Trail Dr LLC et al v. Silver Hill Financial LLC et al, No. 4:2011cv00173 - Document 28 (E.D. Ark. 2011)

Court Description: ORDER granting defts' 10 Motion to Dismiss separate claims of Janofsky and O'Sullivan, without prejudice to the right of pltfs to file a motion to amend the complaint within 14 days; pltfs' 18 Motion to Dismiss separate deft Wachov ia Commercial Mortgage Inc is GRANTED; the parties' 17 Motion to Amend the Scheduling Order is GRANTED; Discovery due by 9/27/2011; Motions due by 10/4/2011; Wachovia Commercial Mortgage Inc terminated. Signed by Judge Susan Webber Wright on 8/31/11. (vjt)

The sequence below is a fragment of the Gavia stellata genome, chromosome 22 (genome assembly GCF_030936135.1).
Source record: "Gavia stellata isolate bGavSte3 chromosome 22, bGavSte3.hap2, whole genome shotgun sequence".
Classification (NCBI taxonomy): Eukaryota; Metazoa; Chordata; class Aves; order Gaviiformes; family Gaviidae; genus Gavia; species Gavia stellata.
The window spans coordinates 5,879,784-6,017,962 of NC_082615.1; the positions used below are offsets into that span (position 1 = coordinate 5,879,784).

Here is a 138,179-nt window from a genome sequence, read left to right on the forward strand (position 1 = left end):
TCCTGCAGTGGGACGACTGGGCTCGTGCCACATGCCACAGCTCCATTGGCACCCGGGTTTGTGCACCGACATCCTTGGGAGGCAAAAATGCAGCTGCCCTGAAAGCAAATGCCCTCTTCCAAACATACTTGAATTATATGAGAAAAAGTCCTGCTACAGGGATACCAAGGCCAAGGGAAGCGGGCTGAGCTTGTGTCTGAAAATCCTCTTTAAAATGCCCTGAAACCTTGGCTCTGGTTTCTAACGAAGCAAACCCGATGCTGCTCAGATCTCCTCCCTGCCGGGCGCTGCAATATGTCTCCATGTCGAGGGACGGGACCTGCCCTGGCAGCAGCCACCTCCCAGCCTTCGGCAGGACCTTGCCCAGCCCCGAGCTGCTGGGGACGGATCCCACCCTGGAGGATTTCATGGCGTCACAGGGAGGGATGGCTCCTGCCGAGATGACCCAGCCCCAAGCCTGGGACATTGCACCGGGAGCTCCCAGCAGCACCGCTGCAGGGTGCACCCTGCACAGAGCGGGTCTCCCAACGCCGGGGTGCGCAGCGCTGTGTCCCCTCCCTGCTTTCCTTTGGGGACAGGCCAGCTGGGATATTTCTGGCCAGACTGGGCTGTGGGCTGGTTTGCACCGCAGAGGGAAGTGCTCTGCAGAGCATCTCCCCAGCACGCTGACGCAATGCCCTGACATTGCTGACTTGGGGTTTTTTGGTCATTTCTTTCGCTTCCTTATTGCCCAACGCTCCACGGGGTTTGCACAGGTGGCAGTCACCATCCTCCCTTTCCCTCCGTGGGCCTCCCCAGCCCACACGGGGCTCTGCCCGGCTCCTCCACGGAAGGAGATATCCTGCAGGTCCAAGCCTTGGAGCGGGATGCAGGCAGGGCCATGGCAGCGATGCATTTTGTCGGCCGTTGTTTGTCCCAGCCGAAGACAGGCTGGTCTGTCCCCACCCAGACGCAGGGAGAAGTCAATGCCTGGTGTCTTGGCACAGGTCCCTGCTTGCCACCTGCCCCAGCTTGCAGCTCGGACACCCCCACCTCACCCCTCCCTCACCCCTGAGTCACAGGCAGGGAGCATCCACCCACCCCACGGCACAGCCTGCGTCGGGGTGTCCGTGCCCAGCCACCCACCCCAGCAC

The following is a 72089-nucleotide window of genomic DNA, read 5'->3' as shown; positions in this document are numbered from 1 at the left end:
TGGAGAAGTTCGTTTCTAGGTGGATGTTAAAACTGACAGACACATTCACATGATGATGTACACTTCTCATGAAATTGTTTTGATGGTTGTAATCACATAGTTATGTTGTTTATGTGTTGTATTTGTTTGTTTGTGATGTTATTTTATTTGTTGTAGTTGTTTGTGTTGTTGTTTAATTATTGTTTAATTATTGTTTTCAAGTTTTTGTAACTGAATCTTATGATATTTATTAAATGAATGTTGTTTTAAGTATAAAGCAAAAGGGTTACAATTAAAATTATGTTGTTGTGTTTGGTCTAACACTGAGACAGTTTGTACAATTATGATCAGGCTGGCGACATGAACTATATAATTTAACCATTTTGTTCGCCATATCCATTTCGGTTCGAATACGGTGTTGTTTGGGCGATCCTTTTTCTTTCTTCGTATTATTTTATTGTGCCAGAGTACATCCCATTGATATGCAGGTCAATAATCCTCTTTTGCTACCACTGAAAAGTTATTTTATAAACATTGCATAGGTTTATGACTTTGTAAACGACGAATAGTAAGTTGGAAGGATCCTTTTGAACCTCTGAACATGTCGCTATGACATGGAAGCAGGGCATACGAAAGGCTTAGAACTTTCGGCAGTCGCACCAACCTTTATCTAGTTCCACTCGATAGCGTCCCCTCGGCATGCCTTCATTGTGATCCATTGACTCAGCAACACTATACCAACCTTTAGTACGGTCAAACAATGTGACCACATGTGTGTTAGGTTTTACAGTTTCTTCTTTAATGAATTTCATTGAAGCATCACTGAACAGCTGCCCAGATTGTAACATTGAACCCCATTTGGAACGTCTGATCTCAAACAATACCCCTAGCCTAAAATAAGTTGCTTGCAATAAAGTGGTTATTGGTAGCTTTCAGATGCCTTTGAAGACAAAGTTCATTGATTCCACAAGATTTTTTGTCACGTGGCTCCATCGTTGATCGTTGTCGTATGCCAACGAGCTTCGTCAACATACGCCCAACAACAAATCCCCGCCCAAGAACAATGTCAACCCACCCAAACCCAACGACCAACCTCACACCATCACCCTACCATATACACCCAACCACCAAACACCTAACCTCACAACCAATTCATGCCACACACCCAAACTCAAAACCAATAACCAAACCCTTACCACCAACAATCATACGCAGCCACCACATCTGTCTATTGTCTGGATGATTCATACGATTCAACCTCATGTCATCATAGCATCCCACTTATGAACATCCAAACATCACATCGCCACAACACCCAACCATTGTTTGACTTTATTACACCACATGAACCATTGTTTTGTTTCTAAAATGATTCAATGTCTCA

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Trail Dr LLC et al v. Silver Hill Financial LLC et al Doc. 28 IN THE UNITED STATES DISTRICT COURT EASTERN DISTRICT OF ARKANSAS WESTERN DIVISION TRAIL DR., LLC; AVIVA JANOFSKY, and JOSEPH O’SULLIVAN Plaintiffs V. SILVER HILL FINANCIAL, LLC; MANUFACTURERS AND TRADERS TRUST COMPANY; BAYVIEW LOAN SERVICING, LLC; and WACHOVIA COMMERCIAL MORTGAGE, INC. * * * * * * * * * * * * * * * NO: 4:11CV00173 SWW Defendants ORDER Plaintiffs Trail Dr., LLC, Aviva Janofsky (“Janofsky”), and Joseph O’Sullivan (“O’Sullivan”) filed this action in state court against Silver Hill Financial, LLC (“Silver Hill”), Manufacturers and Traders Trust Company (“M&T”), Bayview Loan Servicing, LLC (“Bayview”), and Wachovia Commercial Mortgage, Inc. (“Wachovia Commercial”), alleging violations of state law. Defendants removed the case to federal court, asserting federal jurisdiction on the basis of diversity of citizenship between the parties. The case is before the Court on the issue of subject matter jurisdiction, which the Court raised sua sponte. After careful consideration, and for reasons that follow, the Court finds that it has subject matter jurisdiction. Also before the Court are (1) Defendants’ motion to dismiss the claims asserted by Dockets.Justia.com Separate Plaintiffs Janofsky and O’Sullivan (docket entry #10), Separate Plaintiffs’ response in opposition (docket entry #13), and Defendants’ reply (docket entry #14); (2) Plaintiffs’ unopposed motion to dismiss claims against Wachovia Commercial (docket entry #18); and (3) the parties’ joint motion to amend the final scheduling order (docket entry #17). After careful consideration, and for reasons that follow, Defendants’ motion seeking dismissal of claims by Separate Plaintiffs Janofsky and O’Sullivan will be granted. However, Plaintiffs will have up to and including fourteen days from the entry date of this order in which to file a motion for leave to amend the complaint, accompanied by a proposed amended complaint. If a motion to amend is not filed within this time period, Separate Plaintiffs Janofsky and O’Sullivan will be dismissed as parties. Finally, Plaintiffs’ motion to dismiss Wachovia Commercial and the parties’ joint motion to amend the final scheduling order will be granted. Background According to the complaint allegations, Plaintiff Trail Dr., LLC owns and operates a mobile home park in Mabelvale, Arkansas, and Plaintiffs Janofsky and O’Sullivan are “signers” of a promissory notes financing the purchase of a mobile home park in Mabelvale, Arkansas. Plaintiffs report that on or about November 7, 2006, they and separate defendant Silver Hill executed two adjustable rate promissory notes–one for the principal amount of $185,600 (“First Note”) and a second for the principal amount of $23,200 (“Second Note”). In the complaint, Plaintiffs allege that M&T and Bayview are the current “owners and/or servicers” of the First Note, and Bayview and Wachovia Commercial are the current “owners and/or servicers” of the Second Note. According to Plaintiffs, M&T prepared a payoff statement dated December 18, 2009, showing a total $264,220.43 due on the First Note, and Bayview has 2 stated the total due on the Second Note is $33,949.20. Plaintiffs allege that the loan charges for the First Note exceed the principal balance by $81,978.95, nearly 45%, and loan charges for the Second Note exceed the principal balance by $11,247.23, nearly 50%. Plaintiffs sue each named defendant for charging usurious interest rates in violation of the Arkansas Deceptive Trade Practices Act. Plaintiffs further charge that Silver Hill committed fraud by inducing them to enter the First and Second Notes by misrepresenting that they would pay an effective interest rate of 9.75%. Plaintiffs allege that they have suffered “usurious interest paid, damage to their credit, damage to other business relationships, and damage due to the inability to sell the collateral securing the First Note and Second Note.” Compl., ¶ 48. Subject Matter Jurisdiction Based on the complaint allegations, complete diversity of citizenship between the parties is lacking because Janofsky and Wachovia Commercial are residents of California. However, Defendants removed the case to federal court, asserting fraudulent joinder--that Plaintiffs joined Janofsky as a plaintiff and named Wachovia Commercial as a defendant solely for the purpose of defeating federal diversity jurisdiction. Rather than file a motion for remand denying the charge of fraudulent joinder, Plaintiffs filed a motion to voluntarily dismiss claims against Wachovia Commercial, the only non-diverse defendant. In their motion to dismiss, Plaintiffs state: “Subsequent to the filing of the complaint, additional facts became known to the Plaintiffs requiring additional time and research and altering the matters to be put before the court with regard to Wachovia Commercial Mortgage, Inc.” Docket entry #18. By order entered July 1, 2011, the Court raised the issue of subject matter jurisdiction sua 3 sponte and requested briefs on the issue of fraudulent joinder.2 The parties have filed briefs as requested (docket entries #22, #23), and the matter is ready for decision. Under the fraudulent-joinder exception to the requirement that diversity of citizenship must exist both when the state petition is filed and when the petition for removal is filed, a plaintiff cannot defeat a defendant’s right of removal through fraudulent joinder of a “defendant having no real connection with the controversy.” Chesapeake & O. R. Co. v. Cockrell, 232 U.S. 146, 152, 34 S.Ct. 278, 280 (1914). Plaintiffs report that after they filed suit, Defendants represented that contrary to the complaint allegations, Wachovia Commercial is not a lender or holder of the Second Note and that Bayview alone is the holder of the First and Second Notes. Apparently, Plaintiffs named Wachovia Commercial as a defendant because O’Sullivan received a notice-of-default letter, which states in part: “The undersigned is writing to you on behalf of Bayview Loan Servicing, LLC as servicer for Wachovia Bank, NA as Indenture Trustee (the “Lender”).3 Docket entry #27, 2 For reasons explained in the order entered July 1, 2011, voluntary dismissal of claims against a non-diverse defendant at this juncture will not satisfy the requirement that diversity between the parties exist at the time of removal, and removal was proper only if Plaintiffs attempted to defeat federal jurisdiction through fraudulent joinder. 3 The Court may look beyond the face of the complaint and may review evidentiary material in considering whether there is any factual support for claims against Wachovia Commercial Mortgage, Inc. See Hobbs v. Wyeth, Inc., No. 3:04CV0176 GTE, 2004 WL 6005569, *5 n.4 (E. D. Ark. July 13, 2004)(citing Sid Richardson Carbon & Gasoline Co. v. Interenergy Resources, Ltd., 99 F.3d 746, 751 (5th Cir.1996)(“claims of fraudulent joinder should be resolved by a summary judgment-like procedure whenever possible ... the district court may “pierce the pleadings” to examine affidavits and other evidentiary material in determining whether fraudulent joinder has occurred); United Food & Commercial Workers Union v. Center Mark Properties, 30 F.3d 298, 301 (2d, Cir.1994)(examining the proof presented and the record in determining whether jurisdiction existed on a motion to remand). 4 Ex. D(emphasis added). Defendants note that the aforementioned notice does not reference Wachovia Commercial Mortgage, Inc. Additionally, Defendants submit the affidavit of John D’errico, an officer of Bayview, who testifies that the entity referenced in the notice, Wachovia Bank, NA, is an entity completely separate from Wachovia Commercial Mortgage, Inc. Docket entry #22, Ex. A. Defendants assert that although the notice might lead one to conclude that Wachovia Bank, NA, a national bank association, has some connection to the loan referenced therein, it would not be reasonable to conclude that Wachovia Commercial Mortgage, Inc. was the owner or servicer of the loan referenced in the letter. The Eighth Circuit has held that when diversity jurisdiction is lacking, “the [defendant] may avoid remand–in the absence of a substantial federal questions--only by demonstrating that the non-diverse party was fraudulently joined.” Fila v. Norfolk S. Ry. Co., 336 F.3d 806, 809 (8th Cir. 2003)(citing Wiles v. Capitol Indemnity Corp., 280 F.3d 868, 871 (8th Cir. 2002)). The Eighth Circuit has defined fraudulent joinder as “the filing of a frivolous or otherwise illegitimate claim against a non-diverse defendant solely to prevent removal.” Fila v. Norfolk S. Ry. Co., 336 F.3d 806, 809 (8th Cir. 2003). In determining whether joinder is fraudulent, “a proper review should give paramount consideration to the reasonableness of the basis underlying the state claim.” Id. at 810. Joinder is fraudulent when there exists no reasonable basis in fact and law supporting a claim against the resident defendants.” Id. (citing Wiles v. Capitol Indemnity Corp., 280 F.3d 868. 870 (8th Cir. 2002)). 5 It is undisputed that Wachovia Commercial took no part in events giving rise to this lawsuit, and the Court finds no factual or legal support for Plaintiffs’ claim against the nondiverse defendant. Accordingly, Wachovia Commercial’s residency is properly disregarded for the purpose of determining diversity jurisdiction, and the Court finds that it has subject matter jurisdiction over this dispute. Defendants’ Motion to Dismiss Claims by Separate Plaintiffs Janofsky and O’Sullivan Defendants assert that the separate claims of Janofsky and O’Sullivan must be dismissed because Trail Dr., LLC alone executed the promissory notes, and neither Janofsky nor O’Sullivan entered the agreement in their individual capacities. In support of their motion, Defendants point to unsigned copies the First and Second Notes attached to the complaint, which record “Trail Dr., LLC” as sole maker of promissory notes and the sole borrower of the principal sums. Although the unexecuted copies bear no signatures, they contain signature blocks for (1) Borrower, Trail Dr., LLC “By Member/Manager Our AR Prop, LLC;” (2) Bekeme, Corp., Member/Manager of Our AR Prop., LLC, “By: Joseph O’Sullivan, President of Bekeme Corp.;” and (3) Halixma Corp., Member/Manager of Our Prop., LLC, “By: Aviva Janofsky, President of Halixma Corp.” Additionally, unexecuted acknowledgment forms attached to the complaint state that Joseph O’Sullivan “is the President of Bekeme Corp., a Nevada corporation, a member/manager of Our AR Prop., LLC, a Nevada limited liability company and is duly authorized in his capacity to execute the forgoing instrument for an in the name and behalf of said corporation.” Compl, Attach. A (emphasis added). A similar unexecuted acknowledgment form states that Aviva Janofsky “is the President of Halixma Corp., a Nevada corporation, a 6 Member/Manager of Trail Dr., LLC, a Utah limited liability company and is duly authorized to execute the foregoing instrument for an in the name and behalf of said corporation.” Compl., Attach. (emphasis added). The capacity to sue or be sued is determined by the law of the state in which the district court is held. See Fed. R. Civ. P. 17(b). Under Arkansas law, the officer of a corporation cannot maintain a personal action against a third party for alleged wrongs inflicted on the corporation unless he or she suffered individualized injury that is not derivative of injury alleged to the corporation. See First Commercial Bank, N.A. v. Walker, 333 Ark. 100, 110-111, 969 S.W.2d 146, 151(1998). Pursuant to this rule, Defendants assert that O’Sullivan and Janofsky-officers of corporations that are member/managers of a limited liability company, which is in turn a member/manager of Trail Dr., LLC--have no claims regarding Defendants’ alleged misconduct in connection with promissory notes entered solely by Trail Dr., LLC. Plaintiffs respond that the documents attached to the complaint are unexecuted copies of promissory notes, “which make it difficult to ascertain in what capacities the signatures were made.” Docket entry #13, ¶ 6. To the contrary, the documents appended to the complaint,4 which Plaintiffs have represented as “unsigned copies” of the actual promissory notes at issue in this case, clearly identify Trail Dr., LLC as the sole maker and borrower and Janofsky and O’Sullivan as signatories in their capacities as officers of entities that are members managers of 4 See Enervations, Inc. v. Minnesota Mining and Manufacturing Co., 380 F.3d 1066, 1069 (8th Cir.2004)(stating that although matters outside the pleading may not be considered in deciding a Rule 12 motion to dismiss, documents necessarily embraced by the complaint are not matters outside the pleading); see also Fed. R. Civ. P. 10(c)(stating that “[a] copy of a written instrument that is an exhibit to a pleading is a part of the pleading for all purposes.” 7 Trail Dr., LLC. According to Plaintiffs, “the individual plaintiffs [Janofsky and O’Sullivan] are claiming damages to them individually, not just piggybacking on the injury of the corporate entity.” Docket entry #13, ¶ 24. However, the complaint includes no allegations that Janofsky and O’Sullivan suffered distinct injuries personal to them as a result of Defendants’ alleged misconduct. The pleading states only that “Plaintiffs’ damages include but are not limited to usurious interest paid, damage to their credit, damage to other business relationships, and damage due to inability to sell the collateral securing the First Note and the Second Note.” Compl., ¶ 48 (emphasis added). Plaintiffs do not allege in the complaint that Janofsky and O’Sullivan contributed their own money toward payment of the First and Second Notes, nor do they allege that Defendants have demanded that they do so. Finally, Plaintiffs assert that under Arkansas law, a guarantor can sue in his individual liability as a guarantor on a usurious note. However, Plaintiffs do not allege in the complaint that they are guarantors, nor do they allege that Defendants have attempted to recover against them as guarantors. In a brief filed July 25, 2011, Plaintiffs state that they have confirmed that Janofsky and O’Sullivan signed agreements guaranteeing payment of the notes at issue. Plaintiffs also report that Defendants have taken action against Janofsky and O’Sullivan by reporting the alleged default on their credit reports, and Plaintiffs present copies of letters to O’Sullivan from Bayview, which state: “You are hereby notified that you, together with any applicable coborrowers and guarantors, are in default under the terms and conditions of the above-referenced loan . . . ” Docket entry #27, Ex. D. 8 The new allegations and documents presented in opposition to Defendants’ motion to dismiss may provide a basis for a motion to amend the complaint to include claims by Janofsky and O’Sullivan. However, the original complaint is void of allegations showing that Janofsky and O’Sullivan have suffered a personal and direct injury that is not derivative of the alleged harm to Trail Dr., LLC.5 Accordingly, the Court finds that Defendants’ motion to dismiss the separate claims of Janofsky and O’Sullivan should be granted, without prejudice to Plaintiffs’ right to file a motion to amend the complaint within fourteen (14) days from the entry date of this order. If a motion to amend is not filed within this time period, the Court will dismiss Janofsky and O’Sullivan as parties. Motion to Dismiss Wachovia Commercial Mortgage, Inc. With no objection from Defendants, Plaintiffs’ motion to dismiss claims against Wachovia Commercial Mortgage, Inc., without prejudice, will be granted pursuant to Rule 41(a)(2) of the Federal Rules of Civil Procedure. Joint Motion to Amend Scheduling Order Before the Court held all proceedings in this case in abeyance pending a decision on 5 In reviewing a motion to dismiss under Rule 12(b)(6), the Court must accept as true all factual allegations in the complaint, but is “not bound to accept as true a legal conclusion couched as a factual allegation.” Ashcroft v. Iqbal, 129 S.Ct. 1937, 1950 (2009) (quoting Bell Atlantic Corp. v. Twombly, 550 U.S. 544, 555 (2007)). In deciding whether O’Sullivan and Janofsky state a claim for relief, the Court must determine whether they have pleaded facts with enough specificity “to raise a right to relief above the speculative level.” Bell Atlantic Corp. v. Twombly, 550 U.S. 544, 127 S.Ct. 1955, 1965 (2007) (citations omitted). A complaint cannot simply “[leave] open the possibility that a plaintiff might later establish some ‘set of undisclosed facts’ to support recovery.” Id. at 1968 (citation omitted). Rather, the facts set forth in the complaint must be sufficient to “nudge the . . . claims across the line from conceivable to plausible.” Id. at 1974. 9 subject matter jurisdiction, the parties moved for an amended scheduling order extending the discovery deadline to September 27, 2011, the motions deadline to October 4, 2011. The Court finds good cause to amend the scheduling order as requested. IT IS THEREFORE ORDERED that: (1) Defendants’ motion to dismiss the separate claims of Janofsky and O’Sullivan (docket entry #10) is GRANTED, without prejudice to the right of Plaintiffs to file a motion to amend the complaint. If a motion to amend is not filed within fourteen (14) days from the entry date of this order, the Court will direct the Clerk to terminate Plaintiffs Janofsky and O’Sullivan as parties to this action. (2) Plaintiffs’ motion to dismiss Separate Defendant Wachovia Commercial Mortgage, Inc. (docket entry #18) is GRANTED. Plaintiffs’ claim against Wachovia Commercial Mortgage, Inc. is DISMISSED WITHOUT PREJUDICE, and Wachovia Commercial Mortgage, Inc. is dismissed as a party to this action. (3) The parties’ motion to amend the scheduling order (docket entry #17) is GRANTED. The discovery deadline is extended up to and including September 27, 2011, and the motions deadline is extended up to and including October 4, 2011. IT IS SO ORDERED THIS 31ST DAY OF AUGUST, 2011. /s/Susan Webber Wright UNITED STATES DISTRICT JUDGE 10